What hospitals must know about getting into the payer game

Amid an era of "merger-mania" among major U.S. health payers, many hospitals and health systems want to get into the payer business themselves to prevent the consolidations from having a negative impact on their local markets, according to Reuters.

While large health systems such as Kaiser Permanente in California and Geisinger Health System in Pennsylvania got into the insurance game decades ago, the Affordable Care Act opened the door for local providers to self-insure as well. It also created an opportunity for systems that have acquired individual doctor practices and skilled nursing facilities to add another service line to their broad range of services, according to the article.

Launching a health plan is easier than it once was, but it remains a complex process that involves obtaining a state license and meeting the requirements for capital reserves. That restricts it to hospitals with resources to spare. To spread the risk appropriately, new health plans should have at least 10,000 enrollees, Ray Herschman, president of xG Health Solutions, an offshoot from Geisinger that helps other systems launch plans, told Reuters.

Large and medium nonprofit providers have shown particular interest in expanding into the payer business, according to a recent report from Moody's Investors Service, with recent newcomers including Ascension Health, Catholic Health Initiatives and Memorial Hermann Healthcare System.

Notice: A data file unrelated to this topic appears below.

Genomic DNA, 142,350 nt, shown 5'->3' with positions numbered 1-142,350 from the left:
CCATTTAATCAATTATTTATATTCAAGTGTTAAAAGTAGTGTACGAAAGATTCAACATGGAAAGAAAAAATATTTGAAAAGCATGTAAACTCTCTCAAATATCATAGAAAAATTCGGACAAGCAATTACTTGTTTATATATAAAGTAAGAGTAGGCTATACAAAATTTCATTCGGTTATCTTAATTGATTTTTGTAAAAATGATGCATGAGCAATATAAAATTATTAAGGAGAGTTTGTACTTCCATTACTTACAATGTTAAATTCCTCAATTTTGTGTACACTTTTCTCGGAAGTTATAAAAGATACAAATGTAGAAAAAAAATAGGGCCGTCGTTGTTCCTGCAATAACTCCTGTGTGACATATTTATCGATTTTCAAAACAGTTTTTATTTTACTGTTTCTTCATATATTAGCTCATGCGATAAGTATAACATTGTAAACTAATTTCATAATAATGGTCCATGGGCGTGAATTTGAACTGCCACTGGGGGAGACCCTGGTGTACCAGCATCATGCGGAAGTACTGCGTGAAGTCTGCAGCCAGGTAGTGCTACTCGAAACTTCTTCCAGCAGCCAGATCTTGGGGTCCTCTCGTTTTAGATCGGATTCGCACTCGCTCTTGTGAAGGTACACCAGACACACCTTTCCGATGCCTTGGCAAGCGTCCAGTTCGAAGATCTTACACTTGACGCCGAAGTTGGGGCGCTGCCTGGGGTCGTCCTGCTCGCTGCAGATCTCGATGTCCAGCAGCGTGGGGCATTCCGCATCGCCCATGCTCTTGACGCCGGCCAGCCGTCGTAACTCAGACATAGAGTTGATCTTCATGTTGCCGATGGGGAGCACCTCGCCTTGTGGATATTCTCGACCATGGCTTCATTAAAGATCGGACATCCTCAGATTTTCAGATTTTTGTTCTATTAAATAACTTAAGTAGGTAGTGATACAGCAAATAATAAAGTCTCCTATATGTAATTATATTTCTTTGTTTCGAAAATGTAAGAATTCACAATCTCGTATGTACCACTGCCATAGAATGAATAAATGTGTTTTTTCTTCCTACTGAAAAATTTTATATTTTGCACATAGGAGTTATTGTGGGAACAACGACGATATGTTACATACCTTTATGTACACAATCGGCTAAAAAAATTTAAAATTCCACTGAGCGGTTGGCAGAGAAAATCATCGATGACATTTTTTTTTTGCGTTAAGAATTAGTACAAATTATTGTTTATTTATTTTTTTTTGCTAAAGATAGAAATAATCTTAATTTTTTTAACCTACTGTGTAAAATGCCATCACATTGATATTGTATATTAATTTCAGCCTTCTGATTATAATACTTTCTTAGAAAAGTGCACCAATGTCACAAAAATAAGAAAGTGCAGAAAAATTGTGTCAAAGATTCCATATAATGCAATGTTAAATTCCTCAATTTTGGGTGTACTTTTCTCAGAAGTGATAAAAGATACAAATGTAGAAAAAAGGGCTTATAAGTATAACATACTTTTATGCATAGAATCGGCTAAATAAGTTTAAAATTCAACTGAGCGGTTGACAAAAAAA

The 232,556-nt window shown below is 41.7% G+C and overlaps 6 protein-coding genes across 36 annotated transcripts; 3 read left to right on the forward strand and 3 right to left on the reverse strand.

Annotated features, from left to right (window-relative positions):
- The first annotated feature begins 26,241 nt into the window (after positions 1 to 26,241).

"The trend of not-for-profit hospital systems launching or acquiring health insurance plans will likely be limited to larger systems that have the resources to absorb the costs and risks associated with taking on an entirely new business," the report states, echoing the Reuters article.

Even those with the required resources, however, should bear in mind the hazards associated with the insurance business, the report adds, as heavy startup costs and ongoing expenses typically result in a major cash flow dropoff for nonprofit systems. The No. 1 challenge for hospital systems-turned-payers, Moody's states, is lack of expertise among leadership, such as best practices for marketing, customer service and state-by-state compliance.

To learn more:
- read the Reuter's article
- here's the Moody's report (registration required)

Suggested Articles

The Trump administration plans to work with the American Board of Family Medicine to study how health IT tools can be improved for doctors.

The Trump administration is planning to delay the compliance deadlines for information blocking regulations for a second time due to the pandemic.

A major hospital chain has been hit by a massive cyber attack that reportedly has taken down all of its IT systems.